Introduction/Background There are little data describing the economic burden of cervical/endometrial cancers. Therefore, this study aimed to estimate the incremental lifetime economic burden among newly diagnosed cervical and endometrial cancer patients versus non-cancer controls using a phase-based costing approach.
Methodology Cervical and endometrial cancer patients newly diagnosed between January 2015 – June 2018, with continuous enrollment for 12 months prior and 6 months post diagnosis were identified in the Optum Clinformatics DataMart database. Non-cancer controls included patients who did not have any cancer diagnosis and had at least 18 months of continuous enrollment in the data. The index date was the date of the first diagnosis for cancer cases and the first claim date after 12 months of continuous enrollment for non-cancer controls. Both cases and controls were followed until death/loss of enrollment/end of data availability. Cancer patients were matched with non-cancer controls on the propensity of receiving a cervical/endometrial cancer diagnosis, index year, and year of last follow-up.
Per patient per month (PPPM) costs (outpatient, inpatient, ER, pharmacy) attributable to cervical and endometrial cancer were calculated for the following 4 phases: pre-diagnosis (3 months prior to diagnosis), initial (6 months post-diagnosis), terminal (6 months pre-death), and continuation (any remaining time between initial and terminal phases). Survival data were obtained (cases: Surveillance, Epidemiology, and End Results registry; controls: United States life tables) to determine the monthly proportion of patients in each phase of care. Total survival adjusted monthly cost were obtained by multiplying the proportion of patients in each phase by the total cost incurred during that month (figures 1 and 2). Generalized linear models were used to assess phase-specific incremental costs attributable to cervical and endometrial cancer.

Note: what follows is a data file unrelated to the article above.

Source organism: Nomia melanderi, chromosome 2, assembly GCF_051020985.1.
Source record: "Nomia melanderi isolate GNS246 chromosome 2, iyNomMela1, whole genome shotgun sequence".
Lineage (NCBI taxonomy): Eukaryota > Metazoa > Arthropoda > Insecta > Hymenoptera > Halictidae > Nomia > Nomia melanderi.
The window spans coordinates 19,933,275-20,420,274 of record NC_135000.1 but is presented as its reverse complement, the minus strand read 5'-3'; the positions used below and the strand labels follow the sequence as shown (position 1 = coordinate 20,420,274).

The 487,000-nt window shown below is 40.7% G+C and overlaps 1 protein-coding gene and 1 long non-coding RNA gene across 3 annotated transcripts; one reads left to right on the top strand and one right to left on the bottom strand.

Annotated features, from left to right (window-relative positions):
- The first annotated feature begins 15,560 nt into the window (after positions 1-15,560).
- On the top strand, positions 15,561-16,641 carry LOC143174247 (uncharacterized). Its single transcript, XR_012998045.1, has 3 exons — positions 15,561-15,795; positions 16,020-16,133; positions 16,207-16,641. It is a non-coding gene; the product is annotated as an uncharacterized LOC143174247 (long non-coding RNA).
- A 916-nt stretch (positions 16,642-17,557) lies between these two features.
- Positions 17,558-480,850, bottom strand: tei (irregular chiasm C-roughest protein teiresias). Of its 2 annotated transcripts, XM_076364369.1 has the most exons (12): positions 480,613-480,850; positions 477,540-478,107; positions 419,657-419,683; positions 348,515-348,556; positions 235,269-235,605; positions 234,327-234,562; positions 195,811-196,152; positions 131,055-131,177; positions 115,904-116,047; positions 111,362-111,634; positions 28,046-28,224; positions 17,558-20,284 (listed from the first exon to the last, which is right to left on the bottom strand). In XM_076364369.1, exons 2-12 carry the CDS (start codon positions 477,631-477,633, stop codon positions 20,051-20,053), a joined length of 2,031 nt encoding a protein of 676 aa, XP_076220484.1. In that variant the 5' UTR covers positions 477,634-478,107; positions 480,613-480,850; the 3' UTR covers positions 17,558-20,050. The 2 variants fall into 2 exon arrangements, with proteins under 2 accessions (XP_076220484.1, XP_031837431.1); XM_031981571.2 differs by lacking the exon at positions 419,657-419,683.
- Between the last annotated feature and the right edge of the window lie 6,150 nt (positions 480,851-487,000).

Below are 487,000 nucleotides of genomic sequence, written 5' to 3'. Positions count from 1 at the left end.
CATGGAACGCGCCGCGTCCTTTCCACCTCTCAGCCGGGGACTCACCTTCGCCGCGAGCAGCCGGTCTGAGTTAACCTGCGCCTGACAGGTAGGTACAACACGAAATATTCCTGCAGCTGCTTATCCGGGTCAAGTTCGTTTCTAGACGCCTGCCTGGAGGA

Results The analytic cohort included 1,002 cervical cancer patients and 4,005 matched non-cancer controls, and 5,003 endometrial cancer patients matched with 19,999 non-cancer controls. The incremental total PPPM phase-specific costs attributable to cervical and endometrial cancer were: pre-diagnosis (cervical: $1,057; endometrial: $3,315), initial (cervical: $12,084; endometrial: $8,618), continuation (cervical: $2,732; endometrial: $1,147), and terminal (cervical: $2,702; endometrial: $5,442). Incremental costs were significantly higher for cancer patients versus non-cancer controls across all phases of care (except terminal phase costs for cervical cancer). Outpatient costs were the major driver of costs across all post-diagnosis phases (figure 1 and 2).
Conclusion The mean phase-specific costs followed the following order: Terminal > Initial > Continuation > Pre-diagnosis. This study highlights the substantial cost burden associated with cervical/endometrial cancer, and cost variation by phases of care.
Disclosures This study was funded by Merck Sharp & Dohme Corp., a subsidiary of Merck & Co., Inc., Kenilworth, NJ, USA. Chizoba Nwankwo is an employee of Merck Sharp & Dohme Corp., a subsidiary of Merck & Co., Inc., Kenilworth, NJ, USA. Anuj Shah, Ruchit Shah, Shelby Corman, and Nehemiah Kebede are employees of Pharmerit International, which received consulting fees related to this study.
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